Chappie – Review
After the mixed reception Elysium received, Neill Blomkamp has returned to South Africa to try and recapture some of the magic which made District 9 one of the best sci-fi movies of this century.
In Chappie, a robotic police force has been established to tackle soaring crime rates in Johannesburg, but the inventor’s deeper ambition is to create a full AI; the influences range from Frankenstein to AI: Artificial Intelligence to Robocop. Blomkamp once again quickly establishes an intriguing science fiction premise set within a visually and thematically engaging dystopian world.
It is difficult to pin the mixed performances on the actors or the script. The rivalry between Patel and Jackman displays some good chemistry, but as the actors only directly interact in a handful of scenes it remains largely unexplored. It is a credit to Jackman that his antagonist is menacing despite sporting cargo shorts and a mullet for much of the film. Sigourney Weaver is criminally underused, while Sharlto Copley’s turn as Chappie veers between charming and crass. Finally, the gang who adopt Chappie, played by South African hip-hop group Die Antwoord, are frustrating to watch. One dimensional characters and poor actors do not mix, and the large part the pair play drags on the film heavily.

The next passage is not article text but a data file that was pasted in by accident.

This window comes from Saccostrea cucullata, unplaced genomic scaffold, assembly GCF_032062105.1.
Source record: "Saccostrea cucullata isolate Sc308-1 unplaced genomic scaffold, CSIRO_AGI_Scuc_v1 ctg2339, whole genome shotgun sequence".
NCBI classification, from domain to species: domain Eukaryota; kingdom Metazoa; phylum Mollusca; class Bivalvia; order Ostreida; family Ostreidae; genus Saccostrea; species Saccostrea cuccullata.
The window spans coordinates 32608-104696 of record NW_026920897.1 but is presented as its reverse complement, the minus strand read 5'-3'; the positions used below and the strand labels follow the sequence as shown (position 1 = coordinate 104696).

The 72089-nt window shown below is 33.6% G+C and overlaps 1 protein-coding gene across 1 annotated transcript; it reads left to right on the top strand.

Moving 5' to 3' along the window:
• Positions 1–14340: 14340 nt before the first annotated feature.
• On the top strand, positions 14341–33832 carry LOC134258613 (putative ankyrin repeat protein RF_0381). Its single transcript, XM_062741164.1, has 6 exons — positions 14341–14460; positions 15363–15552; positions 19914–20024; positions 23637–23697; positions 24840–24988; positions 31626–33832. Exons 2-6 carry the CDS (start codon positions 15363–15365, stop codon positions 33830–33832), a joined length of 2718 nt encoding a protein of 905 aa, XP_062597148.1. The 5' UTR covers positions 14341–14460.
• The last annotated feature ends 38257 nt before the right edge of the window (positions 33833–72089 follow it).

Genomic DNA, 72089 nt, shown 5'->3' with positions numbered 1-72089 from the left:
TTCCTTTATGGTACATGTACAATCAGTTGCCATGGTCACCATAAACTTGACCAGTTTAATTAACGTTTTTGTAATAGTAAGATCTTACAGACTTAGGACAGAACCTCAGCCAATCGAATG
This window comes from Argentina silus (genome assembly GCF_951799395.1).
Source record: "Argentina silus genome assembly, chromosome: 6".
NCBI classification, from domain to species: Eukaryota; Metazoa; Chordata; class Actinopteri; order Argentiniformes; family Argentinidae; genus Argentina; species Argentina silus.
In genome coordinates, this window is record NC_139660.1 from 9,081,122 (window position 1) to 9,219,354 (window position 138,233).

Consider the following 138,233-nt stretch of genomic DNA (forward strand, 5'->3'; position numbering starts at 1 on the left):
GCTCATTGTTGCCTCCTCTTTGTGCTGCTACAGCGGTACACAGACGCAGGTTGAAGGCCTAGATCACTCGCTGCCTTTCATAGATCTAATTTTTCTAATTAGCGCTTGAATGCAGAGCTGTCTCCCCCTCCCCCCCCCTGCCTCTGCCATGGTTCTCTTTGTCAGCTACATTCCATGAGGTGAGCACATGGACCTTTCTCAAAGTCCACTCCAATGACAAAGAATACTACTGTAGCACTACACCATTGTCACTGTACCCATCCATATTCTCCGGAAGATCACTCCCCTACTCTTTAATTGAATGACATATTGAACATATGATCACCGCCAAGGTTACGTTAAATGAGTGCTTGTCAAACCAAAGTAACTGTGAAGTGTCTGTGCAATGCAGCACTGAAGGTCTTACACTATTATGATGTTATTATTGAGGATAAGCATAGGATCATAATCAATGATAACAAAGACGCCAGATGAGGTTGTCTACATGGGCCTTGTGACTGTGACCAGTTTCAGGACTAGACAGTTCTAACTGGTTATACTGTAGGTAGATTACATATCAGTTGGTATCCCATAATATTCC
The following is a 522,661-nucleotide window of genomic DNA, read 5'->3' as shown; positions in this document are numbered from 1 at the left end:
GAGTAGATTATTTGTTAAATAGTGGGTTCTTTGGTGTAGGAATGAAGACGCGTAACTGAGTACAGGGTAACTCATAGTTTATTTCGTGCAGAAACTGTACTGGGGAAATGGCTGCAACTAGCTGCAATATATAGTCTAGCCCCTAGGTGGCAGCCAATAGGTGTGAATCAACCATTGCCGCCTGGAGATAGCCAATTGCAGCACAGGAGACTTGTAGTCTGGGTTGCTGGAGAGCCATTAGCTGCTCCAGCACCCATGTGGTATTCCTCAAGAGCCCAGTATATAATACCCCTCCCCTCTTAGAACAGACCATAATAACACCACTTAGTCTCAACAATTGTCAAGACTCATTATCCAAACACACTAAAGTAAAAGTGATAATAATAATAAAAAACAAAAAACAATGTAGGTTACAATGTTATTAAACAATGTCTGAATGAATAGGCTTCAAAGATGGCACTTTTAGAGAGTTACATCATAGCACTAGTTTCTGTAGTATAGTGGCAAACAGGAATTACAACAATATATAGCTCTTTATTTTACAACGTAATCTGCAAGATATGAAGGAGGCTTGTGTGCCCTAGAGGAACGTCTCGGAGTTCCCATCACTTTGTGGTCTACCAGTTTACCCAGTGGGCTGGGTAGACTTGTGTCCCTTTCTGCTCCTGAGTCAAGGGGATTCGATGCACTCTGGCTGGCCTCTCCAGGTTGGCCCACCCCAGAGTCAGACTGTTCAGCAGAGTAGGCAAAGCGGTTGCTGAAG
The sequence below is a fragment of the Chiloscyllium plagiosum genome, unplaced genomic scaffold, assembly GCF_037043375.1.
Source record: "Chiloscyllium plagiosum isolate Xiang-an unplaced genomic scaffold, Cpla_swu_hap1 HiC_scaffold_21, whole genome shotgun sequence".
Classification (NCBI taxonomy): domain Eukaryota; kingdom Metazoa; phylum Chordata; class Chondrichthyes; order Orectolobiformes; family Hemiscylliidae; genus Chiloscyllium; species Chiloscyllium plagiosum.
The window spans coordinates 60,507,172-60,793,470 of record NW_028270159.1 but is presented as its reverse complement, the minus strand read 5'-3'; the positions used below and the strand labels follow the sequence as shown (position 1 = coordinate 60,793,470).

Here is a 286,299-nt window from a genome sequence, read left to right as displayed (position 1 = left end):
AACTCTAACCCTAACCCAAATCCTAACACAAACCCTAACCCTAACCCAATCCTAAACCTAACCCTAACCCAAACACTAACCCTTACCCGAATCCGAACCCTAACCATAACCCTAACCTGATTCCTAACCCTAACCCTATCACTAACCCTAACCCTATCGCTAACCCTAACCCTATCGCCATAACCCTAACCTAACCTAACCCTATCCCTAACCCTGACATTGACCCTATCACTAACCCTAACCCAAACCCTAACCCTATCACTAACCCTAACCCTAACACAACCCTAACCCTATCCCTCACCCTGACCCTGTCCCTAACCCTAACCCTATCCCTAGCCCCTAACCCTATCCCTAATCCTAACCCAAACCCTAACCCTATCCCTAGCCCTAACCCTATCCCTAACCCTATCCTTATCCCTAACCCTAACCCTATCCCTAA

Despite some of the weaknesses in its content, Chappie is gorgeously directed. There are some fantastic uses of slow-mo and the run down landscapes of Johannesburg help to ground the sci-fi premise in a believable world. As ever, the VFX are the strong suit of Blomkamp’s cinema; Chappie appears as a tangible presence on-screen thanks to a combination of impressive graphic design and excellent technical work, and the competing MOOSE robot is reminiscent of the ED-209 in Robocop.
Where the premise of Elysium was slightly too simple, and stretched to carry a feature film, Chappie is grand in its ambition and struggles to answer or even address the questions and themes it raises. Questions on consciousness, artificial intelligence, technology and the nature of humanity are all raised, but spend most of the film lingering in the background, where a half-interesting character drama plays out. Chappie is at its best when it acknowledges these questions, but rarely does so. Apart from a funny montage of Chappie learning to jack cars, the comedic beats veer between sickly sweet and plain crass. The action packed finale ends up feeling inevitable and unsatisfying.